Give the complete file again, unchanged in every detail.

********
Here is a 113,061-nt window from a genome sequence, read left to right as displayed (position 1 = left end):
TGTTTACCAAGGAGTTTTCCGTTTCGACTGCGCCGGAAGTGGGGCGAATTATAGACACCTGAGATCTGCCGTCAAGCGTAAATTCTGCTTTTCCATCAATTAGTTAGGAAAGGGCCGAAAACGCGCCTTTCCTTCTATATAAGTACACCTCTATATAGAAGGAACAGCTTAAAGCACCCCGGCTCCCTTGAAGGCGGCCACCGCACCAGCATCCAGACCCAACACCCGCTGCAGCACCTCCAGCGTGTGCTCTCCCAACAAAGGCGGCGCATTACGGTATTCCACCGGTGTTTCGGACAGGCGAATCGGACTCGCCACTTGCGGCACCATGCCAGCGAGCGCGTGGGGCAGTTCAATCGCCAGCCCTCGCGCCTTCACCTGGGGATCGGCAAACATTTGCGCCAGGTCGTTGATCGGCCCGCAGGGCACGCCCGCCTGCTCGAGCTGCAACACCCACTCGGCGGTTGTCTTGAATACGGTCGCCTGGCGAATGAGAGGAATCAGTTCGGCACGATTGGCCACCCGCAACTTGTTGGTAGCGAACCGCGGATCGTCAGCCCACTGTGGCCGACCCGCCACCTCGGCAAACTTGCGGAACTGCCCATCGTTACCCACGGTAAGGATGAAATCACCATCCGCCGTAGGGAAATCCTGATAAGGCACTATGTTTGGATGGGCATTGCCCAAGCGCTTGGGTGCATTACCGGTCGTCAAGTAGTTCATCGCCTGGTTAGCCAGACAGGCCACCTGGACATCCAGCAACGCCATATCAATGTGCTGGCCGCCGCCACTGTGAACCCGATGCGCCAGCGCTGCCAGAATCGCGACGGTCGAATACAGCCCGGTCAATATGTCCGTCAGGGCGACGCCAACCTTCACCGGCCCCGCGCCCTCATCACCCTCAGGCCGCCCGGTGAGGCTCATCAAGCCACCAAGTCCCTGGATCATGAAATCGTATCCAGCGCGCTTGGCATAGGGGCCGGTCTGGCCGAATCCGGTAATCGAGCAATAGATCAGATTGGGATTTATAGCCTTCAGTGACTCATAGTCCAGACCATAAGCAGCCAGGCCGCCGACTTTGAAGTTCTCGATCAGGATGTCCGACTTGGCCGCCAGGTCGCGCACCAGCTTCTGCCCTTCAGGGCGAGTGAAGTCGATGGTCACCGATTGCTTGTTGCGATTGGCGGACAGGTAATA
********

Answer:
Here is a 113,061-nt window from a genome sequence, read left to right as displayed (position 1 = left end):
TGTTTACCAAGGAGTTTTCCGTTTCGACTGCGCCGGAAGTGGGGCGAATTATAGACACCTGAGATCTGCCGTCAAGCGTAAATTCTGCTTTTCCATCAATTAGTTAGGAAAGGGCCGAAAACGCGCCTTTCCTTCTATATAAGTACACCTCTATATAGAAGGAACAGCTTAAAGCACCCCGGCTCCCTTGAAGGCGGCCACCGCACCAGCATCCAGACCCAACACCCGCTGCAGCACCTCCAGCGTGTGCTCTCCCAACAAAGGCGGCGCATTACGGTATTCCACCGGTGTTTCGGACAGGCGAATCGGACTCGCCACTTGCGGCACCATGCCAGCGAGCGCGTGGGGCAGTTCAATCGCCAGCCCTCGCGCCTTCACCTGGGGATCGGCAAACATTTGCGCCAGGTCGTTGATCGGCCCGCAGGGCACGCCCGCCTGCTCGAGCTGCAACACCCACTCGGCGGTTGTCTTGAATACGGTCGCCTGGCGAATGAGAGGAATCAGTTCGGCACGATTGGCCACCCGCAACTTGTTGGTAGCGAACCGCGGATCGTCAGCCCACTGTGGCCGACCCGCCACCTCGGCAAACTTGCGGAACTGCCCATCGTTACCCACGGTAAGGATGAAATCACCATCCGCCGTAGGGAAATCCTGATAAGGCACTATGTTTGGATGGGCATTGCCCAAGCGCTTGGGTGCATTACCGGTCGTCAAGTAGTTCATCGCCTGGTTAGCCAGACAGGCCACCTGGACATCCAGCAACGCCATATCAATGTGCTGGCCGCCGCCACTGTGAACCCGATGCGCCAGCGCTGCCAGAATCGCGACGGTCGAATACAGCCCGGTCAATATGTCCGTCAGGGCGACGCCAACCTTCACCGGCCCCGCGCCCTCATCACCCTCAGGCCGCCCGGTGAGGCTCATCAAGCCACCAAGTCCCTGGATCATGAAATCGTATCCAGCGCGCTTGGCATAGGGGCCGGTCTGGCCGAATCCGGTAATCGAGCAATAGATCAGATTGGGATTTATAGCCTTCAGTGACTCATAGTCCAGACCATAAGCAGCCAGGCCGCCGACTTTGAAGTTCTCGATCAGGATGTCCGACTTGGCCGCCAGGTCGCGCACCAGCTTCTGCCCTTCAGGGCGAGTGAAGTCGATGGTCACCGATTGCTTGTTGCGATTGGCGGACAGGTAATA